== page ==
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Implications of “not me” drugs for health systems: lessons from age related macular degeneration

BMJ 2012; 344 doi: (Published 01 May 2012) Cite this as: BMJ 2012;344:e2941
  1. Robert J Campbell, assistant professor1,
  2. Irfan A Dhalla, assistant professor2,
  3. Sudeep S Gill, associate professor3,
  4. Chaim M Bell, associate professor2
  1. 1Department of Ophthalmology, Hotel Dieu Hospital and Queen’s University, 166 Brock Street, Kingston, Ontario, Canada K7L 5G2
  2. 2Department of Medicine, St Michael’s Hospital and the University of Toronto, Toronto, Ontario, Canada
  3. 3Division of Geriatric Medicine, St Mary’s of the Lake Hospital and Queen’s University, Kingston
  1. Correspondence to: R J Campbell rob.campbell{at}
  • Accepted 16 February 2012

The debate surrounding the use of new drugs for age related macular degeneration has sparked worldwide controversy. Robert Campbell and colleagues highlight how differing funding systems have affected use of these drugs in different countries and suggest how to deal with similar challenges in future

The journey of a new drug from laboratory to market is long and expensive, and particularly treacherous for a drug with a novel mechanism of action. Only a small proportion of truly innovative new drugs find their way into our therapeutic armamentarium, and the success of these innovative drugs often inspires the proliferation of “me-too” drugs—products developed to target a pathway of known viability.1 w1

Recently, however, two drugs sharing a novel mechanism, ranibizumab (Lucentis) and bevacizumab (Avastin), have been licensed for different indications, and the manufacturer is trying to keep their uses distinct. Although both drugs have been shown to be effective for the treatment of age related macular degeneration (AMD), a leading cause of blindness in high income countries, only ranibizumab has been approved by the US Food and Drug Administration for this indication.2 Both drugs were developed by Genentech, which was acquired by Roche in 2009, with Novartis holding the licence to sell ranibizumab outside of the US. However, ranibizumab is much more expensive than bevacizumab when used to treat AMD. The companies’ active discouragement of the use of bevacizumab for macular degeneration—creating a “not me” drug—has focused attention on important aspects of drug policy. In particular, how differing health financing systems have contributed to the wide variation in uptake of ranibizumab and bevacizumab for AMD among high income countries.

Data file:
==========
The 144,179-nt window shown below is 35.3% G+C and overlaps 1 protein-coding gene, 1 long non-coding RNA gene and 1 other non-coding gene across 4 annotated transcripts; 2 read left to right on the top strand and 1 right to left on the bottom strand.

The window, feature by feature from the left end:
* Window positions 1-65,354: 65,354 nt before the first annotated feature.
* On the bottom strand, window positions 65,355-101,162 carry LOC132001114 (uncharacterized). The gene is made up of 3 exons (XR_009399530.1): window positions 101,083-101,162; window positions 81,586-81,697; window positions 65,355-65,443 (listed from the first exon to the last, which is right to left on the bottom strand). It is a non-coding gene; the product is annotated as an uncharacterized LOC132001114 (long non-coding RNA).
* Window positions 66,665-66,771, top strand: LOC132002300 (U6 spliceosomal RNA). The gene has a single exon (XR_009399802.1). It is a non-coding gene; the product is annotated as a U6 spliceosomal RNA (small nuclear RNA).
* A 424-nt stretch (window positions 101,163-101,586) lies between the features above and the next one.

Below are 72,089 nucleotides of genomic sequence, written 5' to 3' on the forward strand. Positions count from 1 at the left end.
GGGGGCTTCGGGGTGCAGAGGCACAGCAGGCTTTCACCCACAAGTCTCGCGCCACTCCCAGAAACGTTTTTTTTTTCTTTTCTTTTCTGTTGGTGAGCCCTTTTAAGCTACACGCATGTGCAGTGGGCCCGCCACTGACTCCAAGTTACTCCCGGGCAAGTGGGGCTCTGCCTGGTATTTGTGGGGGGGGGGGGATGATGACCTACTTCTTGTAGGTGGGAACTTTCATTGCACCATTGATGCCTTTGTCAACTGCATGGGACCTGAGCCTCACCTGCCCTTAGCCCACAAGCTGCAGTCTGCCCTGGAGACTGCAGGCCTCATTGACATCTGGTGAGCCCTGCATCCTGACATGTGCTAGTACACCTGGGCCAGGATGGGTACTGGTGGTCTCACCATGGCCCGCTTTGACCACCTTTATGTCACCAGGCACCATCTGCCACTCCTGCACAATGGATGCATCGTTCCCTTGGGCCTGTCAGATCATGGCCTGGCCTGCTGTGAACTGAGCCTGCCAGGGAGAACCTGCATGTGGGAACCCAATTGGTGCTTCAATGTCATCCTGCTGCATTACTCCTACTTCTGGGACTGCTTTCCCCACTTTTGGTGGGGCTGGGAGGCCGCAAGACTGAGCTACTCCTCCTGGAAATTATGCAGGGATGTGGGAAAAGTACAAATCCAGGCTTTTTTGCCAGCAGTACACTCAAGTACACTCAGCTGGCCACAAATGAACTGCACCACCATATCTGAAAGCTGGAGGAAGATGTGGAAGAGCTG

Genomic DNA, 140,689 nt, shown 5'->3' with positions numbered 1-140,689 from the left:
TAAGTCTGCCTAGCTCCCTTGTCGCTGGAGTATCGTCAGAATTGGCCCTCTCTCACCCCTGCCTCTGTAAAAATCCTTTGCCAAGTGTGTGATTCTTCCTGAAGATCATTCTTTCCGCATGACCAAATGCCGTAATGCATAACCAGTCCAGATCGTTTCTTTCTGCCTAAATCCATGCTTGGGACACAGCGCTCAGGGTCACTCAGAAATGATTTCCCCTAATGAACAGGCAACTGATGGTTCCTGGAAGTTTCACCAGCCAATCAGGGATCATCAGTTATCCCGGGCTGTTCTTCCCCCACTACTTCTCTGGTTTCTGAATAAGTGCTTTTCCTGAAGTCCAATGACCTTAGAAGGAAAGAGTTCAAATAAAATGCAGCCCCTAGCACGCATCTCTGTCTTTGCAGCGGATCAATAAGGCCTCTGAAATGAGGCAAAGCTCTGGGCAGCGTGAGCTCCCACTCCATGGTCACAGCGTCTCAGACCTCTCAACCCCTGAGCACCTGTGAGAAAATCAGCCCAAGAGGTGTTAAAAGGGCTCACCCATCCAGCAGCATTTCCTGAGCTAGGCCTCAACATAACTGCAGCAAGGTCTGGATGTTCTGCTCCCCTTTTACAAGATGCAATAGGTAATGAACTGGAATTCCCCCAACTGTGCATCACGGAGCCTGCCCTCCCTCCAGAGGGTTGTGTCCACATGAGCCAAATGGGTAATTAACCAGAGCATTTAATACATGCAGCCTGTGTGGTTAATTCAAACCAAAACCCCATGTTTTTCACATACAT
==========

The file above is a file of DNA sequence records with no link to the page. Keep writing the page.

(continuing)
Pharmacology of new drugs

Most cases of severe vision loss in AMD are caused by the proliferation of abnormal blood vessels beneath and within the retina.2 w2 Both ranibizumab and bevacizumab are monoclonal …

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